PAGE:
William Howard Oney, a former Pike County resident, received his high school diploma at the Eastern Partnership Dinner held at the Eastern Local Schools building on Thursday, Nov. 1.
“Some people can get this and it takes 12 years. It took me 92 years, and I’m able to stand here and receive it. There was a time back in the ‘40s when I didn’t think I would see this country again. And I thank God for everything, for my health, and I get around pretty good,” said Oney upon receiving the diploma presented to him by Eastern Local Schools Superintendent Neil Leist.
The diploma presented to Oney was a replica of the diploma he would have received had he graduated from high school at Beaver rather than making the sacrifice to serve in World War II. Leist credited Eastern media specialist Christine Adkins for producing the diploma.
“She found a 1939-1940 diploma, recreated it, found these stickers on Amazon,” Leist said.
“These were the (Beaver school) administrators when you were in junior high, 6th, 7th and 8th grade,” Leist said to Oney. “You may remember some of them: Mr. Pratt, Mr Fout, Mr. Shy and Mr. Way.”
“Yes,” said Oney.
“They’ve all signed it for you,” Leist said. “That is an exact replica, including that gold star at the bottom there, of the diploma from Beaver Rural High School.”
Following Oney’s acceptance of the diploma, representatives from Ohio Governor John Kasich and Lt. Governor Mary Taylor’s office, read a proclamation given to Oney by Governor Kasich. The proclamation read in-part: “On behalf of the State of Ohio, we congratulate you upon receiving your high school diploma. It is truly a special time. As a young man you made a decision to live a life bigger than yourself and defended your great country in WWII. We as your fellow Ohioans will be forever thankful for your service ... “
Oney’s daughter, Betty Dockery, thanked the staff at Eastern Local Schools for making the diploma presentation possible.
“(While) having a conversation with my father about a year ago, we talked about his life and accomplishments. One of the milestones that he had missed out on, until now, had escaped him, his high school diploma. It was at this time that I knew I wanted to see if we could do something to make this happen,” said Dockery.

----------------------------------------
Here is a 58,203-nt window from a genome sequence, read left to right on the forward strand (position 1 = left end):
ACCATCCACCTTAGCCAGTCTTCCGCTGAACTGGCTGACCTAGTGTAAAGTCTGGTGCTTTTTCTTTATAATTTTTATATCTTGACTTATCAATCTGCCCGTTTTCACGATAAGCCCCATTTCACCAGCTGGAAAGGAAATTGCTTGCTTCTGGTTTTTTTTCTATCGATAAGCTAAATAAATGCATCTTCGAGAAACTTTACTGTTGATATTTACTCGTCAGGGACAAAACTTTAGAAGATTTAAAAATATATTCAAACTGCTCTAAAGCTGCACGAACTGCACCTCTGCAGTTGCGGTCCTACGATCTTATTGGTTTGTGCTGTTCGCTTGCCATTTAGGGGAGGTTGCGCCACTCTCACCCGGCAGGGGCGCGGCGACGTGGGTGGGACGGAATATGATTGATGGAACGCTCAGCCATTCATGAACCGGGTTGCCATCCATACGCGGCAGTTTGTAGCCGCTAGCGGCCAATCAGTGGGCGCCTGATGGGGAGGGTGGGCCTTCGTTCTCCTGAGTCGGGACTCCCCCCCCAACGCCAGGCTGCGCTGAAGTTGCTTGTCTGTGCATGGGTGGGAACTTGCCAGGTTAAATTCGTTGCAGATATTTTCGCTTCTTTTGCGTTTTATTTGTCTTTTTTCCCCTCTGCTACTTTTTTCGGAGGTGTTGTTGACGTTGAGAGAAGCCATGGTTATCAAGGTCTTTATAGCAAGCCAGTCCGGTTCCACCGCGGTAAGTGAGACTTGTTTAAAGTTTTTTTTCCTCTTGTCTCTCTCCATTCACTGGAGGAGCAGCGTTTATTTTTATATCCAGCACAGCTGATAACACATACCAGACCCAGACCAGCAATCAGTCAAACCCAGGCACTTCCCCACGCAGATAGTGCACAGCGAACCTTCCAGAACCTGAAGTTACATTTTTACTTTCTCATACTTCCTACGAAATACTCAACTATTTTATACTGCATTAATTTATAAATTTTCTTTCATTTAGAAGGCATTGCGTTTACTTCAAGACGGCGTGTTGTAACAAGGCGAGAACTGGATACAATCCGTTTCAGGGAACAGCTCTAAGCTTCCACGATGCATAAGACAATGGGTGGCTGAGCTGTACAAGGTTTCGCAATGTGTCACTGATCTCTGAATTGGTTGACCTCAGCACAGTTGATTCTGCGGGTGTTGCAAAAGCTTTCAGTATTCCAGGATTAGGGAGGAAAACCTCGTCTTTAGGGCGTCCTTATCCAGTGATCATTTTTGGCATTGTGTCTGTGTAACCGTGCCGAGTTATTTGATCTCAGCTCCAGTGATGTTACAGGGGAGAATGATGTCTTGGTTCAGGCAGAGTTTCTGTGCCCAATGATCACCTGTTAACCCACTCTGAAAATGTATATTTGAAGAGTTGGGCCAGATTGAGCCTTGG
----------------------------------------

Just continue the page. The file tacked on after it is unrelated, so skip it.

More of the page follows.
“(When) I reached out to them at the school, Mr. Leist and his staff jumped at the chance to make this happen. The school board embraced the idea and tonight was born,” Dockery said. “We are grateful and honored for this act of kindness from all of you.”
Oney was born April 12, 1926, in Greenup County, Kentucky. When Oney was six, his family moved to Ironton and later to Pike County.
Oney’s mother held him back two years before enrolling him in school.
After completing the ninth grade at Beaver, 17-year-old Oney enlisted in the military to serve his country in the Second World War. Serving under General Patton, Oney’s duties took him to several countries, including England, France, Germany, Poland and Czechoslavakia.
At the end of the war, Oney re-enlisted “to do cleanup over there,” Dockery said.
Oney was awarded several medals for his military service: the Bronze Star, Central European medal, two WWII Victory medals, and more.
On April 3, 1949, Oney was discharged from the Army. Returning stateside, Oney met Hocking County native Norma Jean Steele. Bill and Jean married in 1950, and became the parents of six children, 14 grandchildren and 18 great-grandchildren.
The couple has resided in Plain City for nearly 50 years.
“Mom and Daddy have been very strong in the church throughout the life I can remember,” said Dockery. “He traveled to Honduras, working with the locals there on rebuilding after the hurricanes. I think it was four different trips he took down there.”
The Oney’s are members are members of the Cornerstone Church of Christ in Christian Union in Plain City.
Since retiring after being employed about 35 years by the roofer’s union, Oney has been a member of the Christian Motorcyclists Association, according to Dockery.
“He still will, just for local trips, get out his Harley and ride it once or twice a year to say he’s been on it for the year,” Dockery said.
Oney is also an avid jogger and gardener, according to Dockery.
Dockery affectionately describes her father as “a veteran who proudly served, a laborer who worked long and hard, a Christian who dedicated himself to being a good father and husband.”
“He has always been a man of integrity and a man of compassion,” Dockery said.
Dockery said her father would advise today’s youth to respect the country and respect the flag.
“People today don’t understand, unless (they) went through something like (Oney) went through, what it was all about, the difficulty of it,” said Dockery.
“He’s a very religious man, wants everyone to know the strength of God and the power of God, and he’s a very good father,” Dockery said.
(More awards from the Eastern Partnership Dinner will be featured in an upcoming edition.)